Hosting lesson plans & teaching materials for the Worlds Next Door anthology from FableCroft

Posts tagged ‘Rowena Cory Daniells’

Free story downloads

These stories are provided freely for educational purposes only. They are intended for use in conjunction with the book they were published in, Worlds Next Door (FableCroft Publishing). Please respect the rights and livelihoods of the author, artist and publisher in your use of work from this website, and please consider purchasing a copy of the book (available in print, epub and pdf – electronic versions not quite in the shop yet, so please email fablecroft at gmail dot com if you are interested – site licensing for schools is also negotiable).

A Wizard in Trouble by Paul Collins

Enid and the Prince by RJ Astruc

Genevieve and the Dragon by Angela Slatter

Ghost Town by Pamela Freeman

Slugs and Snails by Jenny Blackford

Tabitha by Rowena Cory Daniells

The Best Dog in the World by Dirk Flinthart

The Trouble with Fifi by Launz Burch

Through the Break by Jen Banyard

Guest Blog: Rowena Cory Daniells

A Fun Project for upper primary school students or high school students.

Step One. Ask the students to bring in their favourite children’s picture books from before they were old enough to read.

Discuss all the different types of picture books and techniques used. (Have examples of these books yourself in case they don’t bring them in).

Repetition – (The House that Jack Built) Repeating certain words on each page so that the kids can anticipate the words.

Hooks – put a question on odd numbered page, answer on even.

Text – Giving clues with the illustrations so that the kids can guess the words. Using word balloons to augment the text. Using words in inventive ways, eg. if there’s a giant, making his words really big. If someone gets shrunk down, making their words smaller and smaller until they are hard to read.

Using fold outs or fold upsWhere is Spot.

Turning it into a playWhen Daddy Cooks.

Hiding things in illustrations Animalia, Where’s Wally.

Creating a book from photos – eg. Danger Ted (teddy bear) around the house. Oh, no. Danger Ted has to rescue the cat. It’s fallen in the washing machine!

Step Two. Now set up an opportunity to pair the older student with a Year One or Prep student. Have the older student interview the younger one to find out their likes and dislikes so that they can write a story specifically for that child, a story that the child can ‘star’ in, a story that the child could almost read (eg little text, repetitive text).

Step Three. Then have the older student plan a short children’s book for their young friend. It needs to be no longer than 8 pages. It needs to open with a question or problem or adventure, that the younger child solves. Have the older student use one (or more) of the techniques mentioned above to make the picture book interactive and fun.

Step Four. Give them feedback on their book, or have them break into groups and give each other feedback.

Step Five. Now that they have feedback, then can write and illustrate the book. (Supply an 8 page template using actual paper, or a template on computer which they drop their text into and scan their artwork and drop it in). If they are working on real paper they can do collages with photos from magazines, or use material/s collage. (Remember this is for small children so the drawings can be very simple cartoons as long as they colours are bright).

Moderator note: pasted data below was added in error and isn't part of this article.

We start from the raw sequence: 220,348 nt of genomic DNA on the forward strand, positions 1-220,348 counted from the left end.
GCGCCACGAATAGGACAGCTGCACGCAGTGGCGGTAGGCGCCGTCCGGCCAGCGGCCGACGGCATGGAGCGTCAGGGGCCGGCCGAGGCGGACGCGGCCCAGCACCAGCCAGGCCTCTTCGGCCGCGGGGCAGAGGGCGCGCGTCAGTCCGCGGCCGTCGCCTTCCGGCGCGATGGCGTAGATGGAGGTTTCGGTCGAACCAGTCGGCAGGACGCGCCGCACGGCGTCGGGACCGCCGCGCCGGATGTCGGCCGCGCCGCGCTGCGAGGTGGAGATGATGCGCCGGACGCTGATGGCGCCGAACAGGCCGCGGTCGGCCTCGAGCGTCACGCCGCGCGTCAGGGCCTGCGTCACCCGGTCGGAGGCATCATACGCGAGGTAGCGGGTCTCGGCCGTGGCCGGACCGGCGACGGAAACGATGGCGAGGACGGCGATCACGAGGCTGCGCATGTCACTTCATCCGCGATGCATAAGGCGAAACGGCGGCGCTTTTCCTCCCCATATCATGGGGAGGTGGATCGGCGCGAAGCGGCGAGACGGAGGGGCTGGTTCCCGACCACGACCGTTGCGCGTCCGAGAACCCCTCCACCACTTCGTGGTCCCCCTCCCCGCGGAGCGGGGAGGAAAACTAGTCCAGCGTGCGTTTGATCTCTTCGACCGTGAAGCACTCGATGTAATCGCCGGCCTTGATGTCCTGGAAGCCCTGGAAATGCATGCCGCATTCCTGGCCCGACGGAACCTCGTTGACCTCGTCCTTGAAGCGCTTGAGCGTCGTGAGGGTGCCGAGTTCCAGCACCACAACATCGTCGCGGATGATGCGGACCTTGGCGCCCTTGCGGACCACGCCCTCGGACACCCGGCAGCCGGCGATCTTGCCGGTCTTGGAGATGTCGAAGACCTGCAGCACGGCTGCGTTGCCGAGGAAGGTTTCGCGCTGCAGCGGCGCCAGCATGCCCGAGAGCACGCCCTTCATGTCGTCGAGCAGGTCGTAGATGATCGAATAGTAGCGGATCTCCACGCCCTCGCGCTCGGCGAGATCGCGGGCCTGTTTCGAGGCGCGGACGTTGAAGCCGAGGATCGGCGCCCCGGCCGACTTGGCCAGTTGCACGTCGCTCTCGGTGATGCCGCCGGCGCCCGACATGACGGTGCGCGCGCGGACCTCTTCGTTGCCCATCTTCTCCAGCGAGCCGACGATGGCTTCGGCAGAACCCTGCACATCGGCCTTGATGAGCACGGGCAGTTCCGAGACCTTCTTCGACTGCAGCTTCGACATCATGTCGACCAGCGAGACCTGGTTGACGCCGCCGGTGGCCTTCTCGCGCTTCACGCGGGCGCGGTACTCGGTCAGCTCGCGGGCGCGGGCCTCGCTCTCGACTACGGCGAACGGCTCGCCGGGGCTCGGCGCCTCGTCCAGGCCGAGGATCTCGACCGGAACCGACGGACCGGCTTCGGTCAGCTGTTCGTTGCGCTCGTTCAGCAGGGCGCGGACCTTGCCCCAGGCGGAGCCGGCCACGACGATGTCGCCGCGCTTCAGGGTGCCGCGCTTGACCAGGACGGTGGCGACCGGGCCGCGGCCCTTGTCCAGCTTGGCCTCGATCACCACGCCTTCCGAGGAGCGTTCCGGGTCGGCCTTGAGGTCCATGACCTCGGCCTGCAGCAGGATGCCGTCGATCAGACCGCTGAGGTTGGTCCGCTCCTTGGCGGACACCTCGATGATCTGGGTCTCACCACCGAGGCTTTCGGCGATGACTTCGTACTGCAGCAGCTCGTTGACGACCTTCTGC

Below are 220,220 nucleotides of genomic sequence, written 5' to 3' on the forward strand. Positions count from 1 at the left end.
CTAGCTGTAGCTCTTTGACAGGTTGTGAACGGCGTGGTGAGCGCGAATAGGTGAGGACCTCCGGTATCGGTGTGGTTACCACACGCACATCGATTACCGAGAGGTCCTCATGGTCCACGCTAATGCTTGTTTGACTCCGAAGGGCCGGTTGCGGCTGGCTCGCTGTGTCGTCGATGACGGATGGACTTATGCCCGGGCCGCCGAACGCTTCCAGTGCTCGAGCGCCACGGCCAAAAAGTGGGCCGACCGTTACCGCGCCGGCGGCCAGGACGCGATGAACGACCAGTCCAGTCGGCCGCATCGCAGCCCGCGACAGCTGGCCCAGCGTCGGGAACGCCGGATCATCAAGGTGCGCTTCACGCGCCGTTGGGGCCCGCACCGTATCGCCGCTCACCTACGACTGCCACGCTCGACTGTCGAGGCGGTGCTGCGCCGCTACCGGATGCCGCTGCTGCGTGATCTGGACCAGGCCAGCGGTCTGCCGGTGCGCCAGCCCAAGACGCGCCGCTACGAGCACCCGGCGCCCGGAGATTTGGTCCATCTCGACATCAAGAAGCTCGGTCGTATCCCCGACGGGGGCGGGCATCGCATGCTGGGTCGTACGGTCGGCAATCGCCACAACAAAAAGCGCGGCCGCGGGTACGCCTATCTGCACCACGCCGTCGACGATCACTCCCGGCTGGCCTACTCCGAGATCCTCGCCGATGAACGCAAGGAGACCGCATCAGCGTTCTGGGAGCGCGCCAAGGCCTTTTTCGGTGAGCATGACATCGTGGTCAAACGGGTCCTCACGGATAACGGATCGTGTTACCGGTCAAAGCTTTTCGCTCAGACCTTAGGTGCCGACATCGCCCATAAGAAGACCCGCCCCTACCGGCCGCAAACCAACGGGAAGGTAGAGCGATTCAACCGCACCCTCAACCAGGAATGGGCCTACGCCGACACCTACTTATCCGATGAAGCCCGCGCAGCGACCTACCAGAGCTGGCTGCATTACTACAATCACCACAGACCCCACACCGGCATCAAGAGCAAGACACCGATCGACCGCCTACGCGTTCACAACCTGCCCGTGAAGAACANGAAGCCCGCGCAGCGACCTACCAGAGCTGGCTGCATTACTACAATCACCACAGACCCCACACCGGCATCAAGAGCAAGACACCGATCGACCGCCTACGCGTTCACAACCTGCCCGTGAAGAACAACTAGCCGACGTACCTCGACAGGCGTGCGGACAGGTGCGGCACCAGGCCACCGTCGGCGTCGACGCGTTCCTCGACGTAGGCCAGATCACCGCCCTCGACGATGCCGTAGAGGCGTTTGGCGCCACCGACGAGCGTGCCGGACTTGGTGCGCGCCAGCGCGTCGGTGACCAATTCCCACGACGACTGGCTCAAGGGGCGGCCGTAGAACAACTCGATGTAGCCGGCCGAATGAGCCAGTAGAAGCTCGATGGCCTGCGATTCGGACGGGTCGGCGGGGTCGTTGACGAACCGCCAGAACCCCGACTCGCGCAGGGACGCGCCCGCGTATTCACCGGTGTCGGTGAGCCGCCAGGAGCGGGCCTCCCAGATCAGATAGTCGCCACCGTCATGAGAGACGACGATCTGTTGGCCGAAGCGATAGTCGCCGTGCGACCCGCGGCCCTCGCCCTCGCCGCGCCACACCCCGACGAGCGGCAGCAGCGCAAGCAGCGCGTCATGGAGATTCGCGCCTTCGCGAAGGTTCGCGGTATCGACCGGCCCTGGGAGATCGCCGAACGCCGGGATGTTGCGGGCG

Step Six. Once the book is completed it will need a title, a front cover and a back cover blurb.

Step Seven. They take the finished book and read it to the child. If the text is simple enough the child may be able to read it back to them.

Because the story is short and the illustrations are simple, and because they have the examples of books that they remember from childhood, this task doesn’t feel daunting. It is also very satisfying to have a completed book and to read it to their young friend, who will love it, because it is a book about them.

Rowena Cory Daniells is devoted to her family (husband and six children) and writing. In her spare time she has studied each of these martial arts for five years, Tae Kwon Do, Aikido and Iaido, the art of the Samurai sword. She writes for adults as well as children. Her new fantasy series is called The Chronicles of King Rolen’s Kin.

Activities for Tabitha

Josh thinks the new girl, Tabitha, is pretty great, and when he finds out her father is a famous cartoonist, that’s even cooler! But Tabitha is hiding something big and nothing is as it seems…

Two suggestions by the author for teaching opportunities:

1. The animation aspect

2. The ezine aspect

Why not collaborate between the English and ICT and/or Visual Arts departments to design an integrated unit working on narrative and animation, or non-fiction writing and ‘zine creation?


Ask the kids to brainstorm a list of their favourite movies, then find out which ones used CGI (Computer Generated Imagery) and find out which company did these graphics. eg. WETA in New Zealand.

(A lot of studios show up on a Google search. Students could look up where they might study 3D animation.)

Lastpixel (Western Australia):

AArons CGI:


Teaching materials online:

Webquest: Stop-Motion Animation… Taking It One Frame at a Time!!!

Animation Lesson plan –

Tutorials on 3D animation –

Simple animation lesson:



Investigate the purpose and design of ezines before students (individually or in teams) create their own. (This task could be integrated further with Science or Society & Environment or HPE learning areas, with the content being related to work in other subject areas – particularly applicable for Year 6 or 7 classes or schools utilising curriculum mapping or integrated units).

Some possible lessons/units you might consider adapting for your class.

Upper Primary/Early Secondary

Advanced students: